Every new year, when I tell myself that I’m going to lose weight, drink less, or (this year) eat less meat, I know that it won’t happen on the basis of willpower alone. If I set rules – tell myself how I’m going to do it – then I’m much more likely actually to achieve something: so-many dry days or meat-free meals a week. If I don’t, it remains little more than a fond hope and best intentions.
This is also true of the UK government’s climate targets. The Climate Change Act is amongst the strongest climate change legislation in the world – and it’s hugely encouraging, as some of the noise from climate-change deniers grows more confident, that this government has signed up to the fifth carbon budget and ratified the Paris Agreement. It signals the best intentions, and comes on the back of significant achievements in deploying renewables (25% of electricity generation) and cutting emissions (down more than a third on 1990).
But the problem with those intentions is that we’re not actually on track to hit our carbon targets beyond the end of this decade – indeed, we might be as much as 25% adrift by 2025. The emissions reduction plan ought to be about how we meet the fifth carbon budget – running from 2028 to 2032. But if we’re that far out on the one before it, then we’re going to be way off by then. So, like the promises I make to myself at the start of the year, I fear for our intentions in the absence of a plan.
Unlike my new year’s resolutions, of course, the government’s commitments under the UK Climate Change Act are legal obligations (I’ve never yet secured a slot for primary legislation for my lifestyle improvements), and have rather more far-reaching implications. This is why we’re getting very anxious as we wait for the government’s emissions reduction plan. We expected it last year, but obviously brexit is consuming a lot of civil service and Ministerial capacity. We then expected it by the end of March, but still nothing. And we’re not the only ones; the plan is just as crucial to businesses in the UK’s growing low carbon sector; they want to know how the government will support them as they conquer the energy mainstream and drive down costs.
But let’s be fair, it’s a complex undertaking – not least the process for government officials in lining up agreement from their colleagues in other departments. The reason we’re worried about it is also, I guess, the reason why it’s taking so long: there really are some huge gaps to be bridged.
Cutting energy and costs in homes
First, we’re making no progress reducing emissions from buildings. Energy efficiency (things like insulating our lofts and walls) offer some of the cheapest and quickest emissions reductions, yet four out of five homes are below the recommended level of efficiency (EPC C) that would deliver on climate targets, keep us warm, and cut our bills. We need the UK Government to up its game and help create a market for energy improvements, using incentives and standards. As for new buildings – making them efficient and low carbon is a no-brainer; yet still we’re building homes that mean future generations will need to have the exact same conversation we’re having now about retrofitting to improve efficiency. But to make a real change, we have to invest as well in low carbon heating – electric heat pumps for homes currently using oil, and district heating in urban areas. This isn’t easy, not least because it involves local authorities as well as national government leadership and investment – but it is crucial.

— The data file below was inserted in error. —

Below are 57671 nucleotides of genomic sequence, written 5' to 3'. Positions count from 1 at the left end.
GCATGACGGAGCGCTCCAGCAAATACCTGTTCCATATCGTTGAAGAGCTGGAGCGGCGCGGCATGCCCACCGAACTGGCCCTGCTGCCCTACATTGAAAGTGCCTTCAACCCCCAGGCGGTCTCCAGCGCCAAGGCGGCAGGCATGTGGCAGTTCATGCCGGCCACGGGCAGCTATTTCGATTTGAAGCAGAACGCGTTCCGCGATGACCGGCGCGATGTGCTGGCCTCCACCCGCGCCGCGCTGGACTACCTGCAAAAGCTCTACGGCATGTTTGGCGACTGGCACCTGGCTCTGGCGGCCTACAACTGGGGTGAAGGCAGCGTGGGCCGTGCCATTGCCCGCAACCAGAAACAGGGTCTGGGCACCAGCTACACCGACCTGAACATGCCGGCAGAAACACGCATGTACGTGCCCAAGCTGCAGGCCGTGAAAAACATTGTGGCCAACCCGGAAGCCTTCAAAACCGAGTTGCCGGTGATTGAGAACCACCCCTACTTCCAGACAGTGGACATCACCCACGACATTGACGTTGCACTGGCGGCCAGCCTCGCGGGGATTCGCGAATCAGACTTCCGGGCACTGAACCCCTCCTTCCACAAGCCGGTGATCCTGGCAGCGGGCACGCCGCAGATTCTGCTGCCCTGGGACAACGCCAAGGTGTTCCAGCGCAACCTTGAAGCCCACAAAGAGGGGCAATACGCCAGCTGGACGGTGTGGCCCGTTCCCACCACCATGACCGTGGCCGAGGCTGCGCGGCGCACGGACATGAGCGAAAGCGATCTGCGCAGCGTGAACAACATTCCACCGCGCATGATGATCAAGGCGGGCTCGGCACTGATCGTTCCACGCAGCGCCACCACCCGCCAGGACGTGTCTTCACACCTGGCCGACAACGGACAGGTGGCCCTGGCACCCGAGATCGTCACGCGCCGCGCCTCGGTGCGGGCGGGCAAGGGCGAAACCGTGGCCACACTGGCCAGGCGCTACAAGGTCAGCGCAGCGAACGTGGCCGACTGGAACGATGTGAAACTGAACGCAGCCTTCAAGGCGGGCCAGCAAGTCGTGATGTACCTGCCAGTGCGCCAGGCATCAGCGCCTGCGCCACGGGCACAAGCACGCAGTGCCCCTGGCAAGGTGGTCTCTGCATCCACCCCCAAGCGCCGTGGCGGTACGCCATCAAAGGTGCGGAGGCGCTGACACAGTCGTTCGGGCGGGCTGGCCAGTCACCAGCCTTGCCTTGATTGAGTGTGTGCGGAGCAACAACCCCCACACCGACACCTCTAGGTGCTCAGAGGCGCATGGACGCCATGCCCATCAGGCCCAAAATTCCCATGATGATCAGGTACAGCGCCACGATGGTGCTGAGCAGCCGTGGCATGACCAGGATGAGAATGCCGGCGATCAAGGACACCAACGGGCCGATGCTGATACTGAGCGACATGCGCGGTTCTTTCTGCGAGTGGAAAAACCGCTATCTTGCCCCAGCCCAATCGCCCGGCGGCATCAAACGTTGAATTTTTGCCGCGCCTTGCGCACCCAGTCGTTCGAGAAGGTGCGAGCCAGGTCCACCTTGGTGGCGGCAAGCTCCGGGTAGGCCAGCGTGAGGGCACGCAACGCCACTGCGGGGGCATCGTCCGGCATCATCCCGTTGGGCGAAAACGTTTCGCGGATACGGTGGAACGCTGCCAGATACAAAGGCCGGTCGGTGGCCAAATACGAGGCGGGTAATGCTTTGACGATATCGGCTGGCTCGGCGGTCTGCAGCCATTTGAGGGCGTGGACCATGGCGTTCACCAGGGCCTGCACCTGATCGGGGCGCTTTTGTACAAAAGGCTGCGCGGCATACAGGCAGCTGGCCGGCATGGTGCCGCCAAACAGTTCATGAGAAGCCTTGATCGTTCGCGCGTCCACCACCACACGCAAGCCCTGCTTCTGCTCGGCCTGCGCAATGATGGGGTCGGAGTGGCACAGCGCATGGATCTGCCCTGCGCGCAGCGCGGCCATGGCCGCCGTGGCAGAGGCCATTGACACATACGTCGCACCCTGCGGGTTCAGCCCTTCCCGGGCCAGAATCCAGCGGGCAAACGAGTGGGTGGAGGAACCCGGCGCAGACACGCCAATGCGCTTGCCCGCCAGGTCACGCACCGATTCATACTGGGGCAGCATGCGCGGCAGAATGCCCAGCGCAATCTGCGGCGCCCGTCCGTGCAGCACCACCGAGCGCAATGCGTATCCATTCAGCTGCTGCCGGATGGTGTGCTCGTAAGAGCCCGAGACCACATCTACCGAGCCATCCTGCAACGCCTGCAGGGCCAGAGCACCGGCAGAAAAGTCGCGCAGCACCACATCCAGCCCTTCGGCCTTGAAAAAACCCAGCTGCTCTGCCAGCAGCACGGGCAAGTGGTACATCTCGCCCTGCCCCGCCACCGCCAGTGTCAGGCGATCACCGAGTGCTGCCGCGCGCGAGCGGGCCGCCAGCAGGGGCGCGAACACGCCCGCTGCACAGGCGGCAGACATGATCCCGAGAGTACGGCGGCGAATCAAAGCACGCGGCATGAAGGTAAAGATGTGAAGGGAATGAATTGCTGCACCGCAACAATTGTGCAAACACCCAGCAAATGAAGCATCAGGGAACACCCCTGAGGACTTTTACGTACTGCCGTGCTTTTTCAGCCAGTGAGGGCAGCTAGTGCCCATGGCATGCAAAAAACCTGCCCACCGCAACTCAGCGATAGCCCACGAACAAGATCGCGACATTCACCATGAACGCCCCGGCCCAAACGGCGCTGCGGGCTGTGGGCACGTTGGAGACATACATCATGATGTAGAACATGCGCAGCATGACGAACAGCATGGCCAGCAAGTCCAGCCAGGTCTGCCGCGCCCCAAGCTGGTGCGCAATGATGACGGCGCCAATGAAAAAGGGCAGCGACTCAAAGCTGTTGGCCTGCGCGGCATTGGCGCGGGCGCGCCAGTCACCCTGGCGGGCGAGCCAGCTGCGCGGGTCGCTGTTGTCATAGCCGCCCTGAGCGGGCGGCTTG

Next, the electricity sector: for all the phenomenal deployment of renewables, and the commitment to phase out coal by 2025, the job is far from done. Decarbonisation will grind to a halt and stagger over a cliff without clear continued commitment to new clean generation. Alongside the commitment to offshore wind, the UK government still needs to give clarity for investors in other, cheaper, technologies like solar and onshore wind as to whether will provide a way for them to sell their power to the market, and what support there will be for smaller-scale renewables. But it also means clear commitment to robust carbon pricing, which the flagging EU emissions trading system is still failing to deliver. Post-brexit, the UK could potentially lead the way in the UK with a new and stronger carbon market – and underpin it with a decarbonisation target for the electricity sector. Getting all of this right, and continuing to decarbonise power, will be essential if we’re to tap the benefits of cleaner and more efficient electric transport and heating.
Planes, trains and automobiles
And thirdly, transport, where emissions are actually going up! The commitment in the industrial strategy to accelerating the development of electric vehicles is welcome. But the UK government still has a significant job to do to if we’re to phase out conventional crop biofuels, replacing them instead with sustainable waste-based fuels for aviation, shipping and freight. So, knowing that emissions are already going the wrong way, and then announcing a commitment to build a third runway at Heathrow… This drives the proverbial coach and horses – flies an Airbus A380 – through the fifth carbon budget. Expansion in aviation emissions only makes targets harder to reach, and puts more pressure on the other sectors to decarbonise.
All of which is why we’re anxious to see and to influence an ambitious and clear emissions reduction plan. As the millions who took part in WWF’s Earth Hour on 25 March showed, people want action on climate change: two thirds of the public are clear that climate change is happening and is caused by humans; 80% and 73% respectively worry about harm to wildlife and increased flooding as a result.
We need a plan for tackling those problems – a plan for reducing emissions – and we need it now. This is urgent.